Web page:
In­te­rior chief pushes dam project that old lob­by­ing client wanted

The Fresno Bee (Sunday) - - News - BY CORAL DAVEN­PORT

For years, the In­te­rior Depart­ment re­sisted pro­pos­als to raise the height of its tow­er­ing Shasta Dam in North­ern Cal­i­for­nia. The depart­ment’s own sci­en­tists and re­searchers con­cluded that do­ing so would en­dan­ger rare plants and an­i­mals in the area, as well as the bald ea­gle, and dev­as­tate the West Coast’s salmon in­dus­try down­stream.

But the project is go­ing for­ward now, in a big win for a pow­er­ful con­sor­tium of Cal­i­for­nia farm­ers that stands to profit sub­stan­tially by gain­ing ac­cess to more ir­ri­ga­tion wa­ter from a higher dam and has been try­ing to get the project ap­proved for more than a decade.

For much of the past decade, the chief lob­by­ist for the group was David Bern­hardt. To­day, Bern­hardt is the in­te­rior sec­re­tary.

It is not the first time that the In­te­rior Depart­ment un­der Bern­hardt’s lead­er­ship has taken ac­tions that ben­e­fit his for­mer client, the West­lands Wa­ter Dis­trict, a state en­tity cre­ated at the be­hest of, and largely con­trolled by, some of Cal­i­for­nia’s wealth­i­est farm­ers. Bern­hardt also pro­moted the weak­en­ing of an en­dan­gered-species reg­u­la­tion that would get West­lands more wa­ter, a move that has put him un­der scru­tiny from his depart­ment’s in­spec­tor gen­eral.

The Shasta is al­ready one of the tallest dams in the na­tion, and pre­lim­i­nary work has be­gun to raise its height by 18.5 feet. That would al­low it to hold about 14% more wa­ter, and the 1,000 or so Cen­tral Val­ley farm­ers that West­lands rep­re­sents would re­ceive more than any­one else.

“Prior to the Trump ad­min­is­tra­tion, this project was dead,” said Jeffrey Mount, a wa­ter man­age­ment ex­pert with the Pub­lic Pol­icy In­sti­tute of Cal­i­for­nia. “Now it’s com­ing to life. And West­lands would be the No. 1 win­ner here.”

Un­der Bern­hardt’s lead­er­ship, the In­te­rior Depart­ment has dis­re­garded its own sci­en­tific and le­gal anal­y­sis show­ing that rais­ing the Shasta not only would be en­vi­ron­men­tally dam­ag­ing and cost-pro­hib­i­tive but also would also be il­le­gal un­der Cal­i­for­nia law. Cal­i­for­nia’s at­tor­ney gen­eral is su­ing to stop it.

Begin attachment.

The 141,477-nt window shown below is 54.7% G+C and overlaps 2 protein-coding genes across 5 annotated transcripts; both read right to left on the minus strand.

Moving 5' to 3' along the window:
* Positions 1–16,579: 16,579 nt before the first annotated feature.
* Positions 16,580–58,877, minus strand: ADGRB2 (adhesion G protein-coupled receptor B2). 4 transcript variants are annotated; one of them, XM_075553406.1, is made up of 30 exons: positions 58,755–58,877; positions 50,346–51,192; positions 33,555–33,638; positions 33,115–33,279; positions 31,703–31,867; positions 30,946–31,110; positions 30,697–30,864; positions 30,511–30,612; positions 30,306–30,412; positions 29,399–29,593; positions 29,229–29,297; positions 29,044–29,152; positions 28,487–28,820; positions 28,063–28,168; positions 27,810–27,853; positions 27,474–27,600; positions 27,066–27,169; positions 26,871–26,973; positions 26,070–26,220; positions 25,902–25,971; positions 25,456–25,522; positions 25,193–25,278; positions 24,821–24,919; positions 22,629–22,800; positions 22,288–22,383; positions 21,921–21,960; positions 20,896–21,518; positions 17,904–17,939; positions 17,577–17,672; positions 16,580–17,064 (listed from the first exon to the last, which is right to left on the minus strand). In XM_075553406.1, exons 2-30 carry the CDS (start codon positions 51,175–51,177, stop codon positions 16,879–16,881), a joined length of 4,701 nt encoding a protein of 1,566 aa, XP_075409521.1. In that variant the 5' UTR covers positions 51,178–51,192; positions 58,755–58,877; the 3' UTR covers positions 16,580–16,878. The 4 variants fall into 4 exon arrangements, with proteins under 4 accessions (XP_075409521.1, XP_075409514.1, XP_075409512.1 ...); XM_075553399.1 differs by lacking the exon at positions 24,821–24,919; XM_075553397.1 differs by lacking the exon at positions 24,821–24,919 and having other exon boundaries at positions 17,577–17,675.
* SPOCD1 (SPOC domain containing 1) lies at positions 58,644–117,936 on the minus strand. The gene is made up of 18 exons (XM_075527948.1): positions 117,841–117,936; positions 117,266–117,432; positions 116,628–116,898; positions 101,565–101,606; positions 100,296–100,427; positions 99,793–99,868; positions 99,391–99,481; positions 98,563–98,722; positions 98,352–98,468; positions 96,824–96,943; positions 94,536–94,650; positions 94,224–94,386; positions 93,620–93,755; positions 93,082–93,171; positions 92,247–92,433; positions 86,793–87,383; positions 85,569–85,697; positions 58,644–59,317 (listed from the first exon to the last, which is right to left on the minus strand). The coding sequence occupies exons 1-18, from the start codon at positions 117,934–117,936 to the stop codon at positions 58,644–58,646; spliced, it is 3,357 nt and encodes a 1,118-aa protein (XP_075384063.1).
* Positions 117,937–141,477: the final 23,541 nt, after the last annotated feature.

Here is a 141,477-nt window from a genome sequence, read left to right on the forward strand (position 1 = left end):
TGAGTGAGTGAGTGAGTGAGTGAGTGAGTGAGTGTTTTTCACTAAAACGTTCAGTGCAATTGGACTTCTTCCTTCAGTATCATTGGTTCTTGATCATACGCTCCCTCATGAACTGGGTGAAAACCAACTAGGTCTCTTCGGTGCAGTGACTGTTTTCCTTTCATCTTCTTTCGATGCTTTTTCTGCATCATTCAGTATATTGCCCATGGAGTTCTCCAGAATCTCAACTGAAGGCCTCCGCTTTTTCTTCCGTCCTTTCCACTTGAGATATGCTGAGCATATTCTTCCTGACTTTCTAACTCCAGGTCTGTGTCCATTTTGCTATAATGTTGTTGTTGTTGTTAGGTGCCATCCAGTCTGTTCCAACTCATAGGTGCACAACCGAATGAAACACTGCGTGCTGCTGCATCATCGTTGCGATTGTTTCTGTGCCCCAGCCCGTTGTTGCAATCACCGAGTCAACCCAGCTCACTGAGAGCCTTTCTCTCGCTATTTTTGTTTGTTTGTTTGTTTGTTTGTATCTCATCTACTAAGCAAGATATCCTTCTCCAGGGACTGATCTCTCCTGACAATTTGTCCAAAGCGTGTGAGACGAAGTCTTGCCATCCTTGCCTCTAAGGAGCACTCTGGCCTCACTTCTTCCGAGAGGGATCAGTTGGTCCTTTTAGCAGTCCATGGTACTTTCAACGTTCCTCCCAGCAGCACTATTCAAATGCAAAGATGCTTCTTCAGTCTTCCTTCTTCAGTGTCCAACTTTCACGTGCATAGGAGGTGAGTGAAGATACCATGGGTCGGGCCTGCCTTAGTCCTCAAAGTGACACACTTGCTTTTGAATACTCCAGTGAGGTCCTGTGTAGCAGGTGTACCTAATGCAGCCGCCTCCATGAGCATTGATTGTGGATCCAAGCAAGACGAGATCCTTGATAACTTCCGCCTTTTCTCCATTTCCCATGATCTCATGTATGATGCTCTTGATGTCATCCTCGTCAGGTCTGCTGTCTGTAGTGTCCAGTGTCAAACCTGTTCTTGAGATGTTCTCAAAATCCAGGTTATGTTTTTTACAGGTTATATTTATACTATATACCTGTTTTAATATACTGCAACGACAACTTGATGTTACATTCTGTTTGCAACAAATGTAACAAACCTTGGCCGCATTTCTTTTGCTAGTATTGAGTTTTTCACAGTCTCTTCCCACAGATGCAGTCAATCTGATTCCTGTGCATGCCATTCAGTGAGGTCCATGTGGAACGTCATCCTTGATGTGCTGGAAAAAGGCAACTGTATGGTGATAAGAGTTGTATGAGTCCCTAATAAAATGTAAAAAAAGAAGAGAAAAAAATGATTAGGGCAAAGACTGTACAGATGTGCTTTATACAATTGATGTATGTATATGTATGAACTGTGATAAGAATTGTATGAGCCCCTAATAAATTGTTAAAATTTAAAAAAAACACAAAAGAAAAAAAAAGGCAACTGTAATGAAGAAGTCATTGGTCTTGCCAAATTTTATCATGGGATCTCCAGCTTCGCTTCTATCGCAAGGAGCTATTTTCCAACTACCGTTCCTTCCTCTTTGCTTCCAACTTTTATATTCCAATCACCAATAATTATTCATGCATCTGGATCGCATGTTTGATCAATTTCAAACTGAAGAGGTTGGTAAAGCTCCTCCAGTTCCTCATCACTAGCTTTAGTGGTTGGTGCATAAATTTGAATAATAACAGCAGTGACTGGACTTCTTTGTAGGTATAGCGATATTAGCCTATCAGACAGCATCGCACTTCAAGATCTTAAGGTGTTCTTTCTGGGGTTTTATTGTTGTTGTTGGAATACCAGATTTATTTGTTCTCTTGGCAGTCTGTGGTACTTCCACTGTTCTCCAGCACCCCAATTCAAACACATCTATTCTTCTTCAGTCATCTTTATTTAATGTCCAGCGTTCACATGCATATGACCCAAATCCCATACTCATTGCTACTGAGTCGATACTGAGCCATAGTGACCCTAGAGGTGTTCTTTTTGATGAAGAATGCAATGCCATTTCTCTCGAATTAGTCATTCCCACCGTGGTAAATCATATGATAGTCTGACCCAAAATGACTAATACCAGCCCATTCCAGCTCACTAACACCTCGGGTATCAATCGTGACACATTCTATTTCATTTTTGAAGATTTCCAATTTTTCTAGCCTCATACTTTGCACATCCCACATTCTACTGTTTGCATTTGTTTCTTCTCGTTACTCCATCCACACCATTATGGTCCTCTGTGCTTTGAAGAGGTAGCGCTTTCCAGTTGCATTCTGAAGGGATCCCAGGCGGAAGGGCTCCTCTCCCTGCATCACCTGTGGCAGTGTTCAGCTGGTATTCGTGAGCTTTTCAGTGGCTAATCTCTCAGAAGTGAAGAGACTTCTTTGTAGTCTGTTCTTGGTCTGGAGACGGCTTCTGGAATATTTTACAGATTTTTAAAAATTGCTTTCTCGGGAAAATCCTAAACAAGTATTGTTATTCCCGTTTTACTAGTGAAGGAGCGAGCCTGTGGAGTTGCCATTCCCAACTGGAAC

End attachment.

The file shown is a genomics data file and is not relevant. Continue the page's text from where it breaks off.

This year, the In­te­rior Depart­ment’s Fish and Wildlife Ser­vice was told to pre­pare a new en­vi­ron­men­tal re­view of the project, but this one will be much more limited in scope, ac­cord­ing to a per­son fa­mil­iar with the plans, who re­quested anonymity out of fear of ret­ri­bu­tion. The new plan would not an­a­lyze the ef­fects on salmon habi­tat down­stream or the ef­fects on sev­eral rare species.

Ex­clud­ing re­view of the dam’s down­stream ef­fects is “like an­a­lyz­ing the im­pact of a loaded pis­tol with­out look­ing past the nose of the bar­rel,” said Jon Rosen­field, a bi­ol­o­gist at San Fran­cisco Bay­keeper, a con­ser­va­tion or­ga­ni­za­tion. The ef­fects of stor­ing more wa­ter be­hind the dam “are ma­jor and ex­tend all the way down to San Fran­cisco Bay,” he said.

The In­te­rior Depart­ment is also pur­su­ing a deal, long sought by West­lands, whereby West­lands would help pay for the work to heighten the dam.

William Reilly, who ran the En­vi­ron­men­tal Pro­tec­tion Agency in the Ge­orge H.W. Bush ad­min­is­tra­tion, said the cred­i­bil­ity of en­vi­ron­men­tal de­ci­sions “al­ways rests on good sci­ence.” The de­ci­sion to raise the Shasta Dam is an ex­am­ple of the Trump ad­min­is­tra­tion’s dis­re­gard­ing sci­en­tific ev­i­dence when mak­ing pol

icy, he said.

“When you see a pat­tern of not ac­cept­ing sci­en­tific opin­ion, you lose trust in what the govern­ment has done, and it’s very hard to get that back,” Reilly said.

The Trump ad­min­is­tra­tion’s ethics pledge re­quires for­mer lob­by­ists to re­cuse them­selves for two years from work­ing on any spe­cific is­sue area in­volv­ing a par­tic­u­lar party on which or for whom they lob­bied in the two years be­fore join­ing the ad­min­is­tra­tion.

The In­te­rior Depart­ment’s ethics of­fice said it had re­viewed Bern­hardt’s past lob­by­ing for a law re­lated to the Shasta Dam and con­cluded be­fore his ap­point­ment that the law “was not a par­tic­u­lar mat­ter or spe­cific is­sue area.” As a re­sult, it said, the ethics pledge did not pro­hibit him from de­ci­sions about the dam, un­less they were on is­sues that were “a par­tic­u­lar mat­ter” in­volv­ing his for­mer client.

Bern­hardt did not re­spond to de­tailed writ­ten ques­tions.